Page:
Connect with us

Film

Review: Alien: Resurrection

The much-maligned last part in the Alien quadrilogy should be approached as the comic-book actioneer that it is.

2.5
Alien: Resurrection
Photo: 20th Century Fox

The much-maligned last part in the Alien quadrilogy should be approached as the comic-book actioneer that it is (only Slate’s David Edelstein seemed to recognize the film’s ridiculous allure at the time of its release). Jean-Pierre Jeunet was brought on board by the suits at Fox to give Alien: Resurrection the look and feel of his overrated The City of Lost Children. That he did, but with a lot more laughs. Two-hundred years after Fincher’s Alien³, some company has resuscitated Ripley (Sigourney Weaver) as a human/alien hybrid that combines the best and worst attributes of the old model. The new and not-so-improved Ripley has the same touching mother instinct and sex drive of her predecessor, but she’s also considerably more jaded. Weaver gets to deliver one humdinger after another, evoking Tallulah Bankhead in a sci-fi version of Lifeboat when she wails, “Who do I have to fuck to get off this boat?” Not much has been written about the similarities between the film and Romero’s Day of the Dead, but they’re impossible to ignore: the nature/nurture debate (Ripley versus the docile zombie Bud) and the ego of a military operation under attack. Of course, Alien: Resurrection is nowhere near as sophisticated and profound as Romero’s classic, but it’s still every bit as fun. As General Perez, Dan Hedaya spearheads a human retreat from the film’s military compound that’s remarkably orchestrated and ends with his goofy demise. If the film doesn’t bullshit around, the same can’t be said about Winona Ryder. As a closeted robot sent to destroy Ripley, the perpetually constipated actress declares at one point: “I can’t make critical mass.” How touching.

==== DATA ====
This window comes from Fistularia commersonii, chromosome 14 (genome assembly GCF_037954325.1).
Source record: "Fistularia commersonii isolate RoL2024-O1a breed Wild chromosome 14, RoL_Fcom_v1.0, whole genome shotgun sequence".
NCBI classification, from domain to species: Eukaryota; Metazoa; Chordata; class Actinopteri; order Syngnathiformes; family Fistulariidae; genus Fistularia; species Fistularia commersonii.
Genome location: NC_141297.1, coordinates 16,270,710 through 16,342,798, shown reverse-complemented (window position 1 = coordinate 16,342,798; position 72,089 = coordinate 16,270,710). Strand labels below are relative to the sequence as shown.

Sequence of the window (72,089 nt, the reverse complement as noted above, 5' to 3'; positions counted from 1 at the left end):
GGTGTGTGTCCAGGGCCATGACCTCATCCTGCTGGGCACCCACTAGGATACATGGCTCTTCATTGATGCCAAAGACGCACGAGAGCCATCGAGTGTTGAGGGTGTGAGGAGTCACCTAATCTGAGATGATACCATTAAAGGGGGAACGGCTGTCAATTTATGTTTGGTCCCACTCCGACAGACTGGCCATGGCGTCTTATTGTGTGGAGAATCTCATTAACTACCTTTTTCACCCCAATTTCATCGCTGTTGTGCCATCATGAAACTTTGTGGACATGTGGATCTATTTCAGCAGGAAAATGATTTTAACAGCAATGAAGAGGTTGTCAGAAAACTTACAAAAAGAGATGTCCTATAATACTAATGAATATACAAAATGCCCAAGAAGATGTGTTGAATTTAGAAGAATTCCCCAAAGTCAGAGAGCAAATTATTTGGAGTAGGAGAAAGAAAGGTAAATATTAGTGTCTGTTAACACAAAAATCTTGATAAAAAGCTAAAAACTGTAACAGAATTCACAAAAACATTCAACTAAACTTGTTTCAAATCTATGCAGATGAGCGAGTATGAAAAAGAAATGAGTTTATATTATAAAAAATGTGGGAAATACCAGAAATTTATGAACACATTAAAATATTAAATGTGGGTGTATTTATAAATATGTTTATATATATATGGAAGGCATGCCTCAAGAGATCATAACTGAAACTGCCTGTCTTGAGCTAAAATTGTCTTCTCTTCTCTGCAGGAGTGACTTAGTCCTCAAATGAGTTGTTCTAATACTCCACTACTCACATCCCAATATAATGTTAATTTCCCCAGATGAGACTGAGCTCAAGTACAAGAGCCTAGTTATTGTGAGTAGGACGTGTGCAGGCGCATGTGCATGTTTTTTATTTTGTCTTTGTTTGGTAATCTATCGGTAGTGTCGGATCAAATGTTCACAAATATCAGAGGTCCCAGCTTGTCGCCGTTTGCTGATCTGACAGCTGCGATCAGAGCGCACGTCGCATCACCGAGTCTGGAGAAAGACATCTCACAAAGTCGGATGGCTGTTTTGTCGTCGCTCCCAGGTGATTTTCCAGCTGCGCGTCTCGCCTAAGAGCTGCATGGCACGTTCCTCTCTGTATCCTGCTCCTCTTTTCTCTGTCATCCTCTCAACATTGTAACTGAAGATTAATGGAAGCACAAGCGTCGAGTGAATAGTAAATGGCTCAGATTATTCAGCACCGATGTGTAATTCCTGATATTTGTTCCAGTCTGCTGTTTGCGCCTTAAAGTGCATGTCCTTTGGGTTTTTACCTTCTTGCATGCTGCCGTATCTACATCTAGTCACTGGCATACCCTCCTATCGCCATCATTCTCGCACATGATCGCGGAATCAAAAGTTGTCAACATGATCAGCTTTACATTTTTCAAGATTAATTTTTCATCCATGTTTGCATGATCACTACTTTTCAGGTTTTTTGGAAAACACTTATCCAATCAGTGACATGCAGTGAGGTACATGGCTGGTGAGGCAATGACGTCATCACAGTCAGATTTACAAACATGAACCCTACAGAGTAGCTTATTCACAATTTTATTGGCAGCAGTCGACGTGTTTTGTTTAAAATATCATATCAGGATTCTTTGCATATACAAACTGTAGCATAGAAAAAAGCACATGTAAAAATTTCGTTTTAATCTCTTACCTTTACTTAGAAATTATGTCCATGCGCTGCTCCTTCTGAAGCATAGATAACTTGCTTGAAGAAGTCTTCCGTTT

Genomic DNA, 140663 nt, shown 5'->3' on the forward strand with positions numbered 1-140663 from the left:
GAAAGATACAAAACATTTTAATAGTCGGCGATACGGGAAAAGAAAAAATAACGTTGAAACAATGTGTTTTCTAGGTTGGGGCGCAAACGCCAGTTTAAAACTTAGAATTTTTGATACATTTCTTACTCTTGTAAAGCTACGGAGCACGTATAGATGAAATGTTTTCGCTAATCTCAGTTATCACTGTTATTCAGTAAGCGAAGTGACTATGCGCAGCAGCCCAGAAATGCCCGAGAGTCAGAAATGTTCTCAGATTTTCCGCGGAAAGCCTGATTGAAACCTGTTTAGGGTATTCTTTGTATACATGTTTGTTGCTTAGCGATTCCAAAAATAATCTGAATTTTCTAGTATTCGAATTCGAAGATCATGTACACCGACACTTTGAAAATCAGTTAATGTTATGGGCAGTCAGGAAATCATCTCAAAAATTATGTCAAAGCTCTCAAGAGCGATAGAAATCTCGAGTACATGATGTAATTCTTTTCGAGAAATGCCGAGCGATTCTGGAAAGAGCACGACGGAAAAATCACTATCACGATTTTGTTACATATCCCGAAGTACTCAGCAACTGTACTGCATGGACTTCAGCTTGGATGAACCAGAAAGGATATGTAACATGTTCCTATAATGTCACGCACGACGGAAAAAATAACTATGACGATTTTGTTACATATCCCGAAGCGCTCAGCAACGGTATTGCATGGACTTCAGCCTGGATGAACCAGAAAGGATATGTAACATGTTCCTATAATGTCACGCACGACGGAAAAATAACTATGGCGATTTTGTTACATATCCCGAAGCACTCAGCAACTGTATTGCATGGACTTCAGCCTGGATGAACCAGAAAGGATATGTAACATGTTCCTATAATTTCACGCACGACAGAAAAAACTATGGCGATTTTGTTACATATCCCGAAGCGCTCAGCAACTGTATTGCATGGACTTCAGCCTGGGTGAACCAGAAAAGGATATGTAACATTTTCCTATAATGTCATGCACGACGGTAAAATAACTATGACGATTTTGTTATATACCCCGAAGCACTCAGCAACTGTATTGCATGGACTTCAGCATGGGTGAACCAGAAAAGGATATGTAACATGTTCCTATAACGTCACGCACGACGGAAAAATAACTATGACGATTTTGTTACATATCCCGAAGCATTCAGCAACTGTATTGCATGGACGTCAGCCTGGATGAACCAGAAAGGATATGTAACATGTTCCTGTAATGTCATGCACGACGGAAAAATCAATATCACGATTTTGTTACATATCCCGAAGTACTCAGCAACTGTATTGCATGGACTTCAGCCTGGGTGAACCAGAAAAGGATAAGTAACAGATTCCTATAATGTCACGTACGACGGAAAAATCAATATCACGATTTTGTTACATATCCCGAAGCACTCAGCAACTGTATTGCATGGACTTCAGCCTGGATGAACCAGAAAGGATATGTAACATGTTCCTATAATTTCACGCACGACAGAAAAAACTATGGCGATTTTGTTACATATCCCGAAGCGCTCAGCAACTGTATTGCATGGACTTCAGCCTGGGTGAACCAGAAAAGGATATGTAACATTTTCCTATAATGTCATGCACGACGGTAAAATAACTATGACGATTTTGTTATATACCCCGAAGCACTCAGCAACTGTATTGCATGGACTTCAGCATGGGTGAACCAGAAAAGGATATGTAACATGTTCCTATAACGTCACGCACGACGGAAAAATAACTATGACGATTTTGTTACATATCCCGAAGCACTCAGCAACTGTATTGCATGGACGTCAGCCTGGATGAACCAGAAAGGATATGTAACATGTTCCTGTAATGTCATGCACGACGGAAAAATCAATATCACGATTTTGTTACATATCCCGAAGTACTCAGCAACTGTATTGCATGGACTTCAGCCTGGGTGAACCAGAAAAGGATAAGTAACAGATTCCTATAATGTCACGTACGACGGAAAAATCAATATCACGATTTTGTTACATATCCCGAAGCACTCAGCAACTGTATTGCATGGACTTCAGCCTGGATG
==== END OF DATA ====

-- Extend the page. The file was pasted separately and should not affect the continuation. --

Cast: Sigourney Weaver, Winona Ryder, Dominique Pinon, Ron Perlman, Gary Dourdan, Michael Wincott, Kim Flowers, Dan Hedaya, J.E. Freeman, Brad Dourif, Raymond Cruz Director: Jean-Pierre Jeunet Screenwriter: Josh Whedon Distributor: 20th Century Fox Running Time: 116 min Rating: R Year: 1997 Buy: Video, Soundtrack

We’re committed to keeping our content free and accessible—meaning no paywalls or subscription fees—so if you like what we do, consider becoming a SLANT patron, or making a PayPal donation.
“Tell the truth but tell it slant”
SUBSCRIBE TO OUR NEWSLETTER
Sign up to receive Slant’s latest reviews, interviews, lists, and more, delivered once a week into your inbox.
Invalid email address
Advertisement
Comments
Advertisement

Giveaways

Advertisement

Newsletter

Don't miss out!
SUBSCRIBE TO OUR NEWSLETTER
Invalid email address

Preview

Trending